Peter Miller, LCSW, DCSW 609-921-6070
Do You Have Depression?
You’ve been having trouble sleeping lately. You may get to sleep but you wake up after a few hours and can’t get back to sleep even though you’re exhausted. You go through the day feeling like none of the things and activities you used to love seem to matter anymore. Your mood is down and nothing cheers you up for long. You don’t feel much like eating and food tastes like cardboard. You have no energy, can’t concentrate and can’t think straight. It’s hard to get any work done and whatever gets done isn’t up to your usual standards. You can see that things aren’t going right and it seems like they never have and never will. You feel like you must’ve done something to deserve all of this. Sometimes the pain gets so bad you wish something, anything would just make it stop.If any of this sounds familiar to you, you may be experiencing depression. Depression is an illness that affects people on a physical, psychological and spiritual level. The physical symptoms include: loss of appetite, insomnia, loss of energy, body aches and pains. The psychological symptoms include: loss of interest, loss of motivation, depressed mood, trouble concentrating, increased guilt, low self esteem and sometimes thoughts of suicide. The spiritual aspects include experiencing feelings that life has lost all meaning and that nothing matters anymore.Depression can be caused by a variety of factors including: traumatic experiences, sustained stress, other medical illnesses, stressful life experiences and genetic factors. Left untreated, depression tends to get worse over time and can sometimes result in suicidal ideation and behavior.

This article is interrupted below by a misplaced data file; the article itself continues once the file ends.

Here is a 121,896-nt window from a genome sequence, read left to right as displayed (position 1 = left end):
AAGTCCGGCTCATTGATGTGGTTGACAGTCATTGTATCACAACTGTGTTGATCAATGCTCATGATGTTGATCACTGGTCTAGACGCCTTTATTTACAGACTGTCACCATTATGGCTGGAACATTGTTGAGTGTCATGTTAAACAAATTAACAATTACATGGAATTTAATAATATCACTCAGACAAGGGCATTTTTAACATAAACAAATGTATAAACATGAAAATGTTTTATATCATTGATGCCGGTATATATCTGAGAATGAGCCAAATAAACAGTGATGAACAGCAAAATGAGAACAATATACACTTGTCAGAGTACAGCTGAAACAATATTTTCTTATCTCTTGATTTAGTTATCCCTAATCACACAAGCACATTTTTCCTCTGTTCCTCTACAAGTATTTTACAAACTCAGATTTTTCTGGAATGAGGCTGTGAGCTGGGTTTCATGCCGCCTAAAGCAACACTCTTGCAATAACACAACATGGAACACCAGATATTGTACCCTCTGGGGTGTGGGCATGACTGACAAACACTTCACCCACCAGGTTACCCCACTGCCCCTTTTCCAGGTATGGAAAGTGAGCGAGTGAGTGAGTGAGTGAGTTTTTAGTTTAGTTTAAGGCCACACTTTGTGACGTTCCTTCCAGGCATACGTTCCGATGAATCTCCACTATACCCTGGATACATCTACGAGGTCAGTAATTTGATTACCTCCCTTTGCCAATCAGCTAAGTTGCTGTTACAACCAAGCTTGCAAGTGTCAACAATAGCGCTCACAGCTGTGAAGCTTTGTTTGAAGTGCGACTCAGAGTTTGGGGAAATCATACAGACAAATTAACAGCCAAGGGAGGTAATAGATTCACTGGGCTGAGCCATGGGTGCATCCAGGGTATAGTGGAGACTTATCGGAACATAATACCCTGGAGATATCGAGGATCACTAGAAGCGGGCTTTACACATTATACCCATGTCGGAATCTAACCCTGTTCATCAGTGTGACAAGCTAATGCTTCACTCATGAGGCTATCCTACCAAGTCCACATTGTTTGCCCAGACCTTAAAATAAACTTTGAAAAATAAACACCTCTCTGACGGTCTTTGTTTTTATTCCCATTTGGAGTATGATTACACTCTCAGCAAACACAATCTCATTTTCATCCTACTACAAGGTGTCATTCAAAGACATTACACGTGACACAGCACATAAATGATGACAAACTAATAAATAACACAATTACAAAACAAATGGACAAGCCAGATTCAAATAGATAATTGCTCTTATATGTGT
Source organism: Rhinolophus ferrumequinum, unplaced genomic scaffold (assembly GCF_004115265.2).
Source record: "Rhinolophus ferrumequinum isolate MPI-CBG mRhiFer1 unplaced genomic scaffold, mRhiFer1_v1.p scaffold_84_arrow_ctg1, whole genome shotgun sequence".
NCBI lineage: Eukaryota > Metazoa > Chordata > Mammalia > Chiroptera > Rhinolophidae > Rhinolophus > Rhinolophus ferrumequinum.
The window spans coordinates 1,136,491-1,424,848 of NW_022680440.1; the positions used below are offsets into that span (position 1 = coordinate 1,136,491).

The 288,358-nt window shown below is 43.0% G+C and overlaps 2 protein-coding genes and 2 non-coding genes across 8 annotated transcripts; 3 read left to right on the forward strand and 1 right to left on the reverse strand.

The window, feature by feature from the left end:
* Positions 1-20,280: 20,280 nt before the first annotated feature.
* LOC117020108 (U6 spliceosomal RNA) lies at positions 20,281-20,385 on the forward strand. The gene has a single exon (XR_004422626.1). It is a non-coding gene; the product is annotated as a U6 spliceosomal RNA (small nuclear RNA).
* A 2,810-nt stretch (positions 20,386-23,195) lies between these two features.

Fortunately, depression can be treated. Most people who get treatment experience relief of their symptoms. There are two main treatments. Psychotherapy works by the therapist and the client working to understand the ways in which the depression has changed the person’s thinking and colored their emotions. Together, they can explore the patterns of thinking, feeling and behavior that cause and maintain the depression and work on developing more healthy patterns.
The other treatment is medication. Medication works on the physical level to change the neurotransmitters in the brain that are responsible for communication between brain cells. This tends to help especially with the physical symptoms of depression and can help bring a person’s mood more into their normal range. Sometimes the two treatments are combined to treat the illness on multiple levels.
If you think you or a loved one may be suffering from depression, don’t suffer any longer than you have to. Call us today for an evaluation and get started on your road to recovery at: